Rising fees and cuts in courses are dashing young people’s dreams of university. For insurance companies, however, it is an opportunity to grab real talent
The insurance industry tends to be poor at advertising or promoting itself. People think about a career in banking or accountancy – but insurance does not tend to cross their minds.
Operations director at Southport-based brokerage David Roberts & Partners, Stuart Bennett, recalls the time last year when he went along to a local college’s careers fair.
“Apart from us, there were maybe three accountancy firms, two solicitors and no brokers or insurance companies at all,” he says. “Everybody moans about it being a problem that not enough people are coming into insurance, but then people are not prepared to go out and represent the industry and work with schools, colleges and local universities.”
Bennett certainly has a point about many being worried about the industry’s ageing workforce, image and profile, and the challenges of attracting and retaining the brokers of the future in a deeply competitive jobs market. Speak to brokers on the ground and there is clearly still a long way to go.
Casting the net
Image issues apart, the economic climate is creating its own challenges for brokers when it comes to recruitment. First, times are still tough and there is simply not much appetite either for hiring or moving around, concedes Institute of Insurance Brokers chief executive Barbara Bradshaw. “There is not a lot of new recruitment going on,” she points out.
Second, where vacancies do come up, the job market is still so competitive that brokerages face being inundated with irrelevant or desperate applications. This can be a serious challenge for a small firm with little, if any, HR support or infrastructure.
Bloomhill Insurance managing director Matt Stringer, of Basingstoke, Hampshire, says: “Often, finding the right calibre of person will mean having to sift through thousands of CVs. We recently advertised a position – just a basic administration, junior broker role – and had applications from a huge spectrum, everything from dustbinmen to graduates.”
Such a response means that it might make sense to bring in a professional recruitment consultancy, although there is a cost. However, the upside, argues Ashbourne Insurance Services managing director Peter Smits, can be considerable.
The firm, based in Cheshunt, Hertfordshire, employs 26 people, and originally tried to hire school leavers and train them itself. Five years ago, it switched to using a recruitment consultancy. Smits says: “We give them a brief and they go and do the spade work.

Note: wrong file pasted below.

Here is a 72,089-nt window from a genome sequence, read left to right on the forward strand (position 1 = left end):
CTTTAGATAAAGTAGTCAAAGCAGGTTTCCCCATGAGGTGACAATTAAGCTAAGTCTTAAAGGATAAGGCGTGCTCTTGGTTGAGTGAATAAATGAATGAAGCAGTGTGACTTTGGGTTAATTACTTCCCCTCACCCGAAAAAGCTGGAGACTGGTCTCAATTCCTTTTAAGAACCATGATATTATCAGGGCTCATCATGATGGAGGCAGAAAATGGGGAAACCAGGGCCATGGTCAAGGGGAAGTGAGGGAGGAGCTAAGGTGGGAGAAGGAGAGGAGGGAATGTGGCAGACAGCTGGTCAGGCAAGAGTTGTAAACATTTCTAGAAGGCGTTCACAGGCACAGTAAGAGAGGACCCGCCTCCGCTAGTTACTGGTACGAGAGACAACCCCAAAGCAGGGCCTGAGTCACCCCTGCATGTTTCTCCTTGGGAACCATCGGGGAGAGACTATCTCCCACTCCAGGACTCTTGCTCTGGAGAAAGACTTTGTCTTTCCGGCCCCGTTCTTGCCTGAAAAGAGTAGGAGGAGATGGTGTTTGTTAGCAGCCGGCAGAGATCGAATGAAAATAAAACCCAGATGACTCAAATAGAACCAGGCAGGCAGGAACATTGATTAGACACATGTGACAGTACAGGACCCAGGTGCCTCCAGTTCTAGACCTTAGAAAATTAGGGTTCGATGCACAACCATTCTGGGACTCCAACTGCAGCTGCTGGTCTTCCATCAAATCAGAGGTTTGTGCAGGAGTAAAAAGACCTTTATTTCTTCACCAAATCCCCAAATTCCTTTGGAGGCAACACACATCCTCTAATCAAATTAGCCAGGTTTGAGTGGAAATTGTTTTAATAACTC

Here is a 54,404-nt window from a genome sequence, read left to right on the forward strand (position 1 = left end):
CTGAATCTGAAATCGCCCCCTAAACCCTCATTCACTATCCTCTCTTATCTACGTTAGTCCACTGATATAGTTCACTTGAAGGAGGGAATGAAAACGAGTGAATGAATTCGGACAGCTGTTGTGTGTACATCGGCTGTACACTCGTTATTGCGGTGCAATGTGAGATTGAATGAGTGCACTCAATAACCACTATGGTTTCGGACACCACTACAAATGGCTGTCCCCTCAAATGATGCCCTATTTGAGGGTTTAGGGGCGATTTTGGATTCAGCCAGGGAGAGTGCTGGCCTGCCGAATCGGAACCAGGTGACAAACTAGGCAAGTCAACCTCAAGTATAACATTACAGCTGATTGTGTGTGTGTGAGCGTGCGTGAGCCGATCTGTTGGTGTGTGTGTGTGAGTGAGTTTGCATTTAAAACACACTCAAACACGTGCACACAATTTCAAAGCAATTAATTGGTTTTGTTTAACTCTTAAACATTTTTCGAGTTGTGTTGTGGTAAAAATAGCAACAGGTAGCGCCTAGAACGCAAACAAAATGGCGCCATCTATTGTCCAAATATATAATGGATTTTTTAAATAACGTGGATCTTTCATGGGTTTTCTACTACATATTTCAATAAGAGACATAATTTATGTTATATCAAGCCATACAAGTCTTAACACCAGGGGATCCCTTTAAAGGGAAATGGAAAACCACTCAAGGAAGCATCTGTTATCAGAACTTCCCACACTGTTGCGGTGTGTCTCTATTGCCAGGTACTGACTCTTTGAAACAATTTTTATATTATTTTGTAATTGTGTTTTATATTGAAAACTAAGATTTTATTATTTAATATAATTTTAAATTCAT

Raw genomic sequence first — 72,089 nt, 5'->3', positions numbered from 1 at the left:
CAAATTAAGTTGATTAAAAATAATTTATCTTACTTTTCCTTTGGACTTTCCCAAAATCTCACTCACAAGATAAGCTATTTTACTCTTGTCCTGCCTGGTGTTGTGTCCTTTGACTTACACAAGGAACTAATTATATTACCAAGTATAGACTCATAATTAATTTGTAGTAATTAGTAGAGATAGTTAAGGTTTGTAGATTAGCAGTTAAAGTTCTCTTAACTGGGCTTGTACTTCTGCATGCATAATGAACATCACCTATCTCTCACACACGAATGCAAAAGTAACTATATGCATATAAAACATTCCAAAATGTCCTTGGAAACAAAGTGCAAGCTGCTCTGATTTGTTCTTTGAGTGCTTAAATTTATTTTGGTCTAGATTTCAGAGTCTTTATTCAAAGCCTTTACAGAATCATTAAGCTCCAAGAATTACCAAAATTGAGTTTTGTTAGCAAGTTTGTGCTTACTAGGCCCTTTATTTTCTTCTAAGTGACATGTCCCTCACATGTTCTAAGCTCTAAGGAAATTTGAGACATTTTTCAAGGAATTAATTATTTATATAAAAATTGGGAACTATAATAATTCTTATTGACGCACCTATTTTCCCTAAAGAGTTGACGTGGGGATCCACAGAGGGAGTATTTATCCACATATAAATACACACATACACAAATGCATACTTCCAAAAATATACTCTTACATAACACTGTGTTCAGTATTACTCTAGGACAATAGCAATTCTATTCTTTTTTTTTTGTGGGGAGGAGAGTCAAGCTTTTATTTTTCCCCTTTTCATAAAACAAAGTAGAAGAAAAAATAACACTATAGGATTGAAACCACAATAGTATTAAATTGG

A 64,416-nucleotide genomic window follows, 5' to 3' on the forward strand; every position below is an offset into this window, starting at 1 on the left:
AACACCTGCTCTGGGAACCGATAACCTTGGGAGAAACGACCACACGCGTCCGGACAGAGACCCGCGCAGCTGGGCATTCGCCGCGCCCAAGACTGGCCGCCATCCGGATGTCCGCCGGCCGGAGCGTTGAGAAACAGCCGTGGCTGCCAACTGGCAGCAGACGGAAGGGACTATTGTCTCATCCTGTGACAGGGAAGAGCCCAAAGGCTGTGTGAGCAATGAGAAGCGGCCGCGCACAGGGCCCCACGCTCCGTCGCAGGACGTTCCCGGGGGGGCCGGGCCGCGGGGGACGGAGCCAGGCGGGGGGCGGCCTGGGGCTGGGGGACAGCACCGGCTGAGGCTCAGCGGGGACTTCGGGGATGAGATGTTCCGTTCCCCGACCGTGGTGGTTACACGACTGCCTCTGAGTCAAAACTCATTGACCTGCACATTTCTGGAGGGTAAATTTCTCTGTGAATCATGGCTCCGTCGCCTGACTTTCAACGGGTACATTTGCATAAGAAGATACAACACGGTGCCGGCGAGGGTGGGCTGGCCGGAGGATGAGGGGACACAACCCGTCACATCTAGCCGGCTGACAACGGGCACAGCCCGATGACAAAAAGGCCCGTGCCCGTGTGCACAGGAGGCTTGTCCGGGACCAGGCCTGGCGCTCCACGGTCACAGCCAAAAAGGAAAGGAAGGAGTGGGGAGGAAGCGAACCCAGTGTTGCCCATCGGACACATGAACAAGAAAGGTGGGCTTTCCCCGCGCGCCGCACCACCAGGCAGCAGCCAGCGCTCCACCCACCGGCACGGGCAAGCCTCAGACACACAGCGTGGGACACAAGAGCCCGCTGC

You’re not having to worry about putting in an advert, talking to agencies or sifting through a mountain of CVs. We simply instruct them as to what we want. It has made the process much more streamlined.”
Once candidates have been selected, screening and interviewing has to be addressed. In many parts of the financial services sector, this process is formalised, with candidates often being put through numeric and verbal reasoning tests, psychometric testing and competency interviews. Such methods are catching on in some brokerages, but they are still relatively low key.
Smits says: “We are a family-run company so the interview process does tend to be fairly informal. We try to take the sort of approach we would normally adopt with our customers, but we do include a 20-question analytical Q&A.”
Bennett agrees: “There is an element of practical testing. For example, before people come to an interview we ask them to put together an Excel spreadsheet.
“You tend to find a lot of people say they are good with technology so doing this can show whether they actually are. It also makes candidates realise this is not just about having a conversation, but something quite serious.”
Most brokers will have seen this summer’s headlines about the thousands of sixth-formers who achieved great A-level or Highers results but failed to get into cash-strapped universities or colleges.
Other youngsters were put off moving into higher education by rising university fees, increasing student debt and cuts in university courses.
What brokers might not have appreciated is how this represents an opportunity for them to grab good people.
The IIB’s Bradshaw says: “This year, particularly with a lot of students being unable to get places at university, it may be that they choose to go and work in a brokerage if there is a vacancy. It may be that, if they do well and enjoy it, they will choose to stay. There may well be an opportunity here for the industry.”
Ravenhall Risk Solutions director Neil Grimshaw, based in Brighouse, West Yorkshire, says: “It is not expensive to train someone – it is time-consuming but not generally expensive.
“For example, we had someone start with us in the summer who had just done A-levels and did not want to go to university. They are now doing an NVQ and will be progressing to their CII.
“There is an opportunity for us to get more young people to come into the industry. One of the attractions of our business is that, unlike many, there are no barriers to entry for young people.
“You do not need a specific qualification or degree to come into it and get a job – and you do not have to break the bank, either.” IT